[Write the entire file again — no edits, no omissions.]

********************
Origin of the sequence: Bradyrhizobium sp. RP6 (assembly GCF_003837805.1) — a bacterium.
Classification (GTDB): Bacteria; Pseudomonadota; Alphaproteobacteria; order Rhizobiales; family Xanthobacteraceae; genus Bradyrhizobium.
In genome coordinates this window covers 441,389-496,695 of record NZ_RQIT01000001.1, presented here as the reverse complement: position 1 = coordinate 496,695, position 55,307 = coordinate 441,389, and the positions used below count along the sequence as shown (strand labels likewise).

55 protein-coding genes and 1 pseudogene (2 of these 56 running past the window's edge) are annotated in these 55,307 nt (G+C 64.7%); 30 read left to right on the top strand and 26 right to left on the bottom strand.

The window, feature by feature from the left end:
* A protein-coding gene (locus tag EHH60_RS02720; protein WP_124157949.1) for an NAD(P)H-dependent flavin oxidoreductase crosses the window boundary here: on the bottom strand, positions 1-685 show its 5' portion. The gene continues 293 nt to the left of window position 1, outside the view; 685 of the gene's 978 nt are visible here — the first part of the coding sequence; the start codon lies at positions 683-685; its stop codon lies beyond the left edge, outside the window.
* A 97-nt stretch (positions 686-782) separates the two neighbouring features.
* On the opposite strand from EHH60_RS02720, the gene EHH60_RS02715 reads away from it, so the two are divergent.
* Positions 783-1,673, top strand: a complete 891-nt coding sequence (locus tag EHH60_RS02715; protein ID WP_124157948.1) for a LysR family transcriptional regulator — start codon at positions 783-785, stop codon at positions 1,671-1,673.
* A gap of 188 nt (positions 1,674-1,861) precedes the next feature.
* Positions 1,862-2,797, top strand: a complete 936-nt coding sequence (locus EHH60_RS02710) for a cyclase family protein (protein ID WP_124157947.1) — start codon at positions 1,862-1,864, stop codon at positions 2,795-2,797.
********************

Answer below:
Origin of the sequence: Bradyrhizobium sp. RP6 (assembly GCF_003837805.1) — a bacterium.
Classification (GTDB): Bacteria; Pseudomonadota; Alphaproteobacteria; order Rhizobiales; family Xanthobacteraceae; genus Bradyrhizobium.
In genome coordinates this window covers 441,389-496,695 of record NZ_RQIT01000001.1, presented here as the reverse complement: position 1 = coordinate 496,695, position 55,307 = coordinate 441,389, and the positions used below count along the sequence as shown (strand labels likewise).

55 protein-coding genes and 1 pseudogene (2 of these 56 running past the window's edge) are annotated in these 55,307 nt (G+C 64.7%); 30 read left to right on the top strand and 26 right to left on the bottom strand.

The window, feature by feature from the left end:
* A protein-coding gene (locus tag EHH60_RS02720; protein WP_124157949.1) for an NAD(P)H-dependent flavin oxidoreductase crosses the window boundary here: on the bottom strand, positions 1-685 show its 5' portion. The gene continues 293 nt to the left of window position 1, outside the view; 685 of the gene's 978 nt are visible here — the first part of the coding sequence; the start codon lies at positions 683-685; its stop codon lies beyond the left edge, outside the window.
* A 97-nt stretch (positions 686-782) separates the two neighbouring features.
* On the opposite strand from EHH60_RS02720, the gene EHH60_RS02715 reads away from it, so the two are divergent.
* Positions 783-1,673, top strand: a complete 891-nt coding sequence (locus tag EHH60_RS02715; protein ID WP_124157948.1) for a LysR family transcriptional regulator — start codon at positions 783-785, stop codon at positions 1,671-1,673.
* A gap of 188 nt (positions 1,674-1,861) precedes the next feature.
* Positions 1,862-2,797, top strand: a complete 936-nt coding sequence (locus EHH60_RS02710) for a cyclase family protein (protein ID WP_124157947.1) — start codon at positions 1,862-1,864, stop codon at positions 2,795-2,797.